Johnson & Johnson was ordered to pay $20 million to a New Jersey woman who blames the company’s vaginal-mesh inserts for leaving her in constant pain as the company prepares for a new wave of trials over the medical devices.
A state-court jury in Philadelphia concluded Friday that J&J’s TVT-Secur mesh, designed to treat incontinence in women, was defectively designed and caused Margaret Engleman’s injuries. The panel awarded her $2.5 million and then hit J&J and its Ethicon unit with $17.5 million in punitive damages.
The verdict is the first against J&J over the vaginal-mesh devices in more than a year. The world’s largest maker of health-care products hasn’t faced any trials while it sought to negotiate settlements in some of the more than 54,000 lawsuits pending over the inserts. The company faces three more trials in Philadelphia in the next two months.
Kristen Wallace, an Ethicon spokeswoman, said the company will appeal the jury’s findings that the devices were defective and that the company failed to provide adequate warnings about the risks.
“We believe the evidence showed Ethicon’s TVT-Secur device was properly designed, Ethicon acted appropriately and responsibly in the research, development and marketing of the product, and TVT-Secur was not the cause of the plaintiff’s continuing medical problems,” Wallace said in an emailed statement.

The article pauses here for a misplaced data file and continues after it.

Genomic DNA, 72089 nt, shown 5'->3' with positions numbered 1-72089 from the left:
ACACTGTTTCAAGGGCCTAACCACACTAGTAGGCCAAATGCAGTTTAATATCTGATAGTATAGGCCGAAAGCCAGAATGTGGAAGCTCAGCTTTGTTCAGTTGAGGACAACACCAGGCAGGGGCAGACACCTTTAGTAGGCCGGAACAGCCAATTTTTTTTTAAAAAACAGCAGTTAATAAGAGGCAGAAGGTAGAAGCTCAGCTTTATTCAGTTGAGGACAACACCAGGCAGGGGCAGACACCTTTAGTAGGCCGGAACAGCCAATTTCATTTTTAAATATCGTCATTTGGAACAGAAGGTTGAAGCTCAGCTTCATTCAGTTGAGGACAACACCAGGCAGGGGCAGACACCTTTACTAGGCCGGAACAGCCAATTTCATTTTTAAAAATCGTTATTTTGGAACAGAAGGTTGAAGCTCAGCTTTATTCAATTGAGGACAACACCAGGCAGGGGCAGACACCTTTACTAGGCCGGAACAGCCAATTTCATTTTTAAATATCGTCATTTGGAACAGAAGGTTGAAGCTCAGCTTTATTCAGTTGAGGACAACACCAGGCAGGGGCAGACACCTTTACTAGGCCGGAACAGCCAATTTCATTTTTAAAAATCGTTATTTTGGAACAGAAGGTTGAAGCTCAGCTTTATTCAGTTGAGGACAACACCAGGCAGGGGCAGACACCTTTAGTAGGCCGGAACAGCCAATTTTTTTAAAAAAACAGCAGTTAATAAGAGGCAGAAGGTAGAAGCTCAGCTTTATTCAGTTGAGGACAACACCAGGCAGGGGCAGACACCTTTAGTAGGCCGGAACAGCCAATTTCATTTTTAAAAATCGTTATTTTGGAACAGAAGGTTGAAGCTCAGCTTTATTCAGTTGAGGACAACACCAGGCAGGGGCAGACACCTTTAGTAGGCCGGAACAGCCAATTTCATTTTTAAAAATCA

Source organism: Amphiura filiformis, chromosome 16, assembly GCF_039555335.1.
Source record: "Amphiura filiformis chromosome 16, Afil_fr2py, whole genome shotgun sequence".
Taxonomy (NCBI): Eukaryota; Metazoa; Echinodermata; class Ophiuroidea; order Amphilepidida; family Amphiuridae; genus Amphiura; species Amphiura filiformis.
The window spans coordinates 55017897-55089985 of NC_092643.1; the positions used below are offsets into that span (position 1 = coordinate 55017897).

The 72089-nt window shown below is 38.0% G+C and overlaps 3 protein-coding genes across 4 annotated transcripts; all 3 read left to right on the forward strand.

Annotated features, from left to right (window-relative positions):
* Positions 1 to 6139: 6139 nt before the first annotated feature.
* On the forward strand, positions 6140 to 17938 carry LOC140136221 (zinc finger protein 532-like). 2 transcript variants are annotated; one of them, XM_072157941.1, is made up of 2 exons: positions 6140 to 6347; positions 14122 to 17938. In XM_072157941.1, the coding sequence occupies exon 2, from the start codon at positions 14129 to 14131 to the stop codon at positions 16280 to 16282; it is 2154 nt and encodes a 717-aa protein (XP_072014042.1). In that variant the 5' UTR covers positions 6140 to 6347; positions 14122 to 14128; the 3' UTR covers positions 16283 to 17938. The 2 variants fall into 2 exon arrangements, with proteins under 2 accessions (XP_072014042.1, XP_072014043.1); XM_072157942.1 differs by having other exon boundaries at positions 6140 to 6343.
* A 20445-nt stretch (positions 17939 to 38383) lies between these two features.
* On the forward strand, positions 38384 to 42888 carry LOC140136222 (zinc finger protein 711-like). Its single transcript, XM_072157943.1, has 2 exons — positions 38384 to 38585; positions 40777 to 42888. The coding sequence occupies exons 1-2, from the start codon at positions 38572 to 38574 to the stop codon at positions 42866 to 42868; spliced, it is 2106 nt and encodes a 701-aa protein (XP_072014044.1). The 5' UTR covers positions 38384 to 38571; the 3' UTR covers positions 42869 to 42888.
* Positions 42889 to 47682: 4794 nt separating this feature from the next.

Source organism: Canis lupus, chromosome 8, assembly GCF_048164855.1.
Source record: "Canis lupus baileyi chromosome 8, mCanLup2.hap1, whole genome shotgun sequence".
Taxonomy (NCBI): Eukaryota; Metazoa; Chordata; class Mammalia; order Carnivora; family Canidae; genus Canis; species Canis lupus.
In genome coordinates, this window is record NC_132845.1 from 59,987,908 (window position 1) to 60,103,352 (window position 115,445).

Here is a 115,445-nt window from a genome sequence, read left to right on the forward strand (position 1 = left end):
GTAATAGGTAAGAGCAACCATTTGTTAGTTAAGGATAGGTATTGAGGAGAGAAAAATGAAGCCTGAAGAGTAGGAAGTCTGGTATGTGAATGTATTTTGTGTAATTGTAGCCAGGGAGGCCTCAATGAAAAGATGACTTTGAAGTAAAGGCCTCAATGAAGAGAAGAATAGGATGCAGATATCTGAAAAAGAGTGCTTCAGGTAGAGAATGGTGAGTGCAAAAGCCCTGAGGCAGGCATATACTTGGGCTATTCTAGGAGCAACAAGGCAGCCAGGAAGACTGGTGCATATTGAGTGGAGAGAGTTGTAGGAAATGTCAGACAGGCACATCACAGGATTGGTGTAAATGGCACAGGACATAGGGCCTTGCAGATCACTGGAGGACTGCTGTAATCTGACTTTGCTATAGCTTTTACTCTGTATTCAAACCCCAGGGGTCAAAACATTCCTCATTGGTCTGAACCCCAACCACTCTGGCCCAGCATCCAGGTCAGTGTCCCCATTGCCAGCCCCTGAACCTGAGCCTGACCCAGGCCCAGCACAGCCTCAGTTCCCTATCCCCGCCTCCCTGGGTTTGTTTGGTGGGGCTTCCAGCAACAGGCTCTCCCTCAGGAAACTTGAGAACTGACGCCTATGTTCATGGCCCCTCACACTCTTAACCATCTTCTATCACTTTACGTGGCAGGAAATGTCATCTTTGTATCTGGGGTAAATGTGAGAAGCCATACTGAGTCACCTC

J&J, based in New Brunswick, New Jersey, has lost at least five jury awards totaling more than $35 million over the mesh inserts since 2014. It has settled other cases, including one for as much as $5 million. The company has won several cases, including a 2015 lawsuit in Texas over its Prosima inserts. J&J is appealing some of the plaintiff’s wins.
Carl Tobias, who teaches product liability law at the University of Richmond in Virginia, said J&J should consider a comprehensive settlement to all the cases.
“It would be silly to continue taking these cases to trial when they are losing,” he said in an interview. “There’s no sense in continuing to shell out for the defense costs and suffer the reputation damage that comes with each win by the plaintiffs.”
Almost five years ago, J&J voluntarily pulled four lines of mesh inserts, including the TVT-Secur device, off the market after facing a wave of litigation. Ethicon is the J&J unit that sells the mesh.
The decision to stop selling the inserts came six months after regulators ordered J&J and more than 20 other makers of such devices, designed to treat incontinence and shore up weakened pelvic muscles, to conduct further studies about their health risks.
Engleman said the TVT-Secur mesh eroded once it was placed in her body in 2007, forcing her to undergo multiple surgeries to try and remove the mesh. The insert caused her “sharp stabbing pain” and exacerbated her bladder problems, according to court filings.
“I’m happy I could be a voice for other women,” Engleman said Friday in an emailed statement. “It’s been a nightmare.”
The case is Engleman v. Ethicon, No., 05385, Philadelphia County Court of Common Pleas.
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